Emily Batty (Subaru-Trek) was named earlier this week as one of four Canadian mountain bikers heading to the 2012 Olympic Games in London. Having made a rapid rise through the elite ranks after moving up from the U23 ranks, the 24-year-old was overjoyed at the news.
A four-time Canadian U23 National Champion from 2007-2010, Batty enjoyed immediate success on the World Cup elite scene, finishing eighth overall in her rookie season in 2011. Earlier this season, she made her first World Cup podium in Pietermaritzburg, South African with a second place.
Batty beat Marie-Helen Premont (Rocky Mountain) for the second Olympic team spot after world champion Catharine Pendrel (Luna) had pretty much locked up the first. It's been a long road, but Batty is now one of Canada's star mountain bikers herself.
"One time Chrissy Redden acknowledged me at the end of a race. I was maybe 13, and from then on, I always looked up to her," said Batty. "Marie Helen Premont is another woman I've always looked up to. Eight years ago I started coming here to this World Cup [in Mont-Sainte-Anne], and she was racing and fans were cheering her on."
"Early in my career, it was hard," said Batty upon looking back. "I went from racing out of the back of our family van from weekend to weekend and then in 2009, I signed with my first pro team. That was a really big challenge. I went from having not much to everything and the added pressure at the age of 21 was a lot to take on. It was too much at the time - I crumbled."
Batty noted that being patient is one of the hardest and most difficult things to do as an athlete.
She was initially inspired to race by her brothers and wanting to stay social at the mountain bike events. Eventually all those events led to me just craving to race. I rode with my family for so long that it wasn't a hard transition but something I had to do, I wanted to so bad."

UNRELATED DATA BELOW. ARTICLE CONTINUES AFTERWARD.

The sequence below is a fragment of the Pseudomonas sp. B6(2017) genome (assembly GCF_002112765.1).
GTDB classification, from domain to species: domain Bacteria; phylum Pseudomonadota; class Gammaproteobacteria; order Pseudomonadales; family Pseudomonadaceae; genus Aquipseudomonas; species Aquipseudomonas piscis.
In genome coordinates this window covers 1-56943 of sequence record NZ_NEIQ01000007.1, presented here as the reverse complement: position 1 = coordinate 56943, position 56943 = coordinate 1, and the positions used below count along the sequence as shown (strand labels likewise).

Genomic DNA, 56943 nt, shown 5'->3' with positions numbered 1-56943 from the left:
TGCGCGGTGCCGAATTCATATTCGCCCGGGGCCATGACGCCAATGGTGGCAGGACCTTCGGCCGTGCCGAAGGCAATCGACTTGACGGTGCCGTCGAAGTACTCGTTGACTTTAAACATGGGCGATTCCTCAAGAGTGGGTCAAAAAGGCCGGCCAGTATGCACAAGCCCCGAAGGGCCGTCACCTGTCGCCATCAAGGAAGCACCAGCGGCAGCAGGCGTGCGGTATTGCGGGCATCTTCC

Batty is part of a larger trend of Canadians getting better and better at cycling. "The rise of cycling has been fueled with great motivators and inspirations along the way," she said. "People like Steve Bauer, Curt Harnett, Lori Ann Muenzer, Chrissy Redden and of course Clara Hughes. I think successful athletes breed other successful athletes. That's why I think it's still important to show up to the local races, this way kids can think that I am no different and just as much normal as they are. It makes the dream look realistic and achievable!"
Batty goes to London wanting to do the best she can. "I don't think a medal is likely, but it is possible. I feel like a good result is really possible in London. The track resembles a lot of the World Cup tracks that suit my style of riding: Offenburg Germany, South Africa and Dalby Forest, UK. These are all high speed tracks where some of my natural strengths as a mountain biker shine. I am going to London to perform, a podium performance would be realistic if everything can come together."
Batty credits her success in part to having her fiance Adam Morka accompany her to all the major races. "I'm fortunate to have my fiance on the same schedule as me. I can only do this because he helps me. All the travel is one of the biggest challenges I face."
"With having the four World Cup qualifiers this spring, and starting one month earlier, my focus was shifted earlier. We had to come into this season not with the idea of ramping up to use races to gain fitness but had to come into South Africa with podiums in mind. I had to prove to the committee and the public that I am in contention for podium spots. Having to be so fit early in the year is tiring. It's exhausting at times. Usually as long as Adam is with me, he keeps me centered and balanced. He helps me relax after crazy travels and interviews."
No matter what the outcome on August 11, Batty is proud to represent Canada in London. "Words can't describe the emotion. Even when I was little and to this day, I have always had a deep respect and understanding for patriotism. I am so proud to be a Canadian and to be able to represent that on an international stage like the Olympics just makes me even more proud and patriotic then ever. I am so excited!"
For the young Batty, this could be the first of several Olympic Games. "It feels like just yesterday that the 2012 Olympics were four years away. I'd like to attend three Olympics for our country. I go into this Olympic Games with the drive to perform and to medal at these games."
On the big day in London, Batty will be looking forward to enjoy a special opportunity. "Moments are something nobody can take away from you. Moments shape us and who we are. One of my best moments on the bike was this past March in South Africa when I was second. It wasn't so much the result, but the feelings I had on the bike that day. I loved the course so much, I loved my bike, it felt like I was just playing and having fun."
Editorial assistance provided by Adam Morka.